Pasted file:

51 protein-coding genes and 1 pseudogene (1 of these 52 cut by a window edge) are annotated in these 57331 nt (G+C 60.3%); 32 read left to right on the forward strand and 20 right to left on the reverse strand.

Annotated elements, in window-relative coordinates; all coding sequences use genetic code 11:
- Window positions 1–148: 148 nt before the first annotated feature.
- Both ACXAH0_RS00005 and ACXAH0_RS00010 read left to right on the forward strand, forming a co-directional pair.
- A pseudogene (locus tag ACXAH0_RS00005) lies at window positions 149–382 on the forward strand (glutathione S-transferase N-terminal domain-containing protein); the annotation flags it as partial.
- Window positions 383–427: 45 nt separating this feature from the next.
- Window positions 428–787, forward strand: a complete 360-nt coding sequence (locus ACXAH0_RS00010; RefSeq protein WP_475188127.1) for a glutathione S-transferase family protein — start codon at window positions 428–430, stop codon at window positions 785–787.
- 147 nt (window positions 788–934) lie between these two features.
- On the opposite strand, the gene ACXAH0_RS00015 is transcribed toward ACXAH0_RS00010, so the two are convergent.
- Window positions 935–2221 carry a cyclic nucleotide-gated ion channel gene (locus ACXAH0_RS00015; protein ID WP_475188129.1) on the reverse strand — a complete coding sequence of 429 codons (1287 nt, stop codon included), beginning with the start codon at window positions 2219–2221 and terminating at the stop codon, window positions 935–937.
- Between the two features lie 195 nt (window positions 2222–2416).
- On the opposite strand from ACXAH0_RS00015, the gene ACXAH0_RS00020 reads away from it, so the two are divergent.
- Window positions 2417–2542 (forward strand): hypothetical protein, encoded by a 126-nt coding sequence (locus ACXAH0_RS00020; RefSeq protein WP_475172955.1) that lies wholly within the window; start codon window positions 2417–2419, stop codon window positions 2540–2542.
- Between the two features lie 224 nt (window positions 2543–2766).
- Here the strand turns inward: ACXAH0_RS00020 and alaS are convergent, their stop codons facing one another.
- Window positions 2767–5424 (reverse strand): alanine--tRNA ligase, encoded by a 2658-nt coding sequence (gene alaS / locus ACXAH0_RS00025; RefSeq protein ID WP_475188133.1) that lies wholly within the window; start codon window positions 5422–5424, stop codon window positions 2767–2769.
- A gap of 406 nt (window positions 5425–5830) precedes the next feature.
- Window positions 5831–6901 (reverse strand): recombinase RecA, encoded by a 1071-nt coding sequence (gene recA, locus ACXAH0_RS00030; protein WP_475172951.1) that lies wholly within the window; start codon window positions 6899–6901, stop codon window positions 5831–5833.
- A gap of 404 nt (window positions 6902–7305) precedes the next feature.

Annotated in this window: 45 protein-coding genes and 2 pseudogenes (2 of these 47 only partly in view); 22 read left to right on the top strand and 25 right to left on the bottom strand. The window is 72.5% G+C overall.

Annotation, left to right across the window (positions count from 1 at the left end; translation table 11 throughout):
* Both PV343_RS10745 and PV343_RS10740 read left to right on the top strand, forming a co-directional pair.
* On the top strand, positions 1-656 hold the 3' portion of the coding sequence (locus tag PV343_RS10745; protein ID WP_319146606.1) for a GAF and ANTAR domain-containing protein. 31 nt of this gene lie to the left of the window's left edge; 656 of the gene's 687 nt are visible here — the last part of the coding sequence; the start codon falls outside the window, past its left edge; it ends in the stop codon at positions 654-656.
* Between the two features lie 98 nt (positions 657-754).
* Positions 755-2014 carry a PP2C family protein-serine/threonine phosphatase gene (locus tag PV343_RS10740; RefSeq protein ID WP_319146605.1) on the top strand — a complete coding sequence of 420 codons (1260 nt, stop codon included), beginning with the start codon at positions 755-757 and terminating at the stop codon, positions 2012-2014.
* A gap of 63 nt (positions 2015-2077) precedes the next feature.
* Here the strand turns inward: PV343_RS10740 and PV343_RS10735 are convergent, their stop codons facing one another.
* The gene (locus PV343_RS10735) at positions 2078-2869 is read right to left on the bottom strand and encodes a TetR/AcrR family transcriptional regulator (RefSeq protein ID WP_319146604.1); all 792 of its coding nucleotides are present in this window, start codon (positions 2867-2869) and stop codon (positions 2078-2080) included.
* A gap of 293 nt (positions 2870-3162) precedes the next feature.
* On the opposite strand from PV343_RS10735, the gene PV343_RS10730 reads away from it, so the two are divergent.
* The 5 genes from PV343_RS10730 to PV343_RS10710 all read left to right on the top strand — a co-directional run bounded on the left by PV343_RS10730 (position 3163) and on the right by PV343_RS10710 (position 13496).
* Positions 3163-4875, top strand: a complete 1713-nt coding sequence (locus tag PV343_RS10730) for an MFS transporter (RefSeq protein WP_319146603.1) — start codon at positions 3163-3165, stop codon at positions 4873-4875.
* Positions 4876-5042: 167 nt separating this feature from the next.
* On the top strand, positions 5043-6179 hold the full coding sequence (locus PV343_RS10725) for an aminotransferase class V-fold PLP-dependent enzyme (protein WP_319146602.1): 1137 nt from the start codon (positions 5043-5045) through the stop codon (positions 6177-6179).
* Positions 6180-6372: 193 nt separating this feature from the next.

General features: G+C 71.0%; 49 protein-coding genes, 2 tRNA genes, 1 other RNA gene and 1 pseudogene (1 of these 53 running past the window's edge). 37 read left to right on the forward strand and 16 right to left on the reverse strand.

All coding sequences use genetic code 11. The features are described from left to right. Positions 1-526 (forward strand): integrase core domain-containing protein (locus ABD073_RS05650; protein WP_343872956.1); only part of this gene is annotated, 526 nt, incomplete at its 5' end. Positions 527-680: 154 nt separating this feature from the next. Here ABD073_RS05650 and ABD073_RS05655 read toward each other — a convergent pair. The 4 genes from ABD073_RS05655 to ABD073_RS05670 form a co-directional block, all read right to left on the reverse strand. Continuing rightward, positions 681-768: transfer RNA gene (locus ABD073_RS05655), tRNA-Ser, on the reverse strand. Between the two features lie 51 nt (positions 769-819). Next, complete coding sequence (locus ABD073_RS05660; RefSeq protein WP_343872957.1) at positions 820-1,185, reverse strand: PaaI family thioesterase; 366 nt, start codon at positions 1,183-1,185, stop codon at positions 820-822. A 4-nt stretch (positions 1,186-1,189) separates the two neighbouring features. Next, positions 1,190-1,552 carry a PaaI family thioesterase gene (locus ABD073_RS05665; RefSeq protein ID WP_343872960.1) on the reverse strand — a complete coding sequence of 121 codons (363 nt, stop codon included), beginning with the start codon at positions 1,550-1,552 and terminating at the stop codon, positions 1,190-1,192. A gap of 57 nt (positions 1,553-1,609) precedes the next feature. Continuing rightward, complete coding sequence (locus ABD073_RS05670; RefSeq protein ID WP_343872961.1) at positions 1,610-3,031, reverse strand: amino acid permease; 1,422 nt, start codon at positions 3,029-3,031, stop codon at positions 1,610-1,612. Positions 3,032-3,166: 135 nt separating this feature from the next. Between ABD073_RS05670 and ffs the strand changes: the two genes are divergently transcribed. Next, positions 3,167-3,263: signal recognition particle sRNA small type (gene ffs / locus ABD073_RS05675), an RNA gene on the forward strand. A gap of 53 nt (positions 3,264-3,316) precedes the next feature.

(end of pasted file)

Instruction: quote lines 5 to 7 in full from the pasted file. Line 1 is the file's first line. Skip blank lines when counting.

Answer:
- A pseudogene (locus tag ACXAH0_RS00005) lies at window positions 149–382 on the forward strand (glutathione S-transferase N-terminal domain-containing protein); the annotation flags it as partial.
- Window positions 383–427: 45 nt separating this feature from the next.
- Window positions 428–787, forward strand: a complete 360-nt coding sequence (locus ACXAH0_RS00010; RefSeq protein WP_475188127.1) for a glutathione S-transferase family protein — start codon at window positions 428–430, stop codon at window positions 785–787.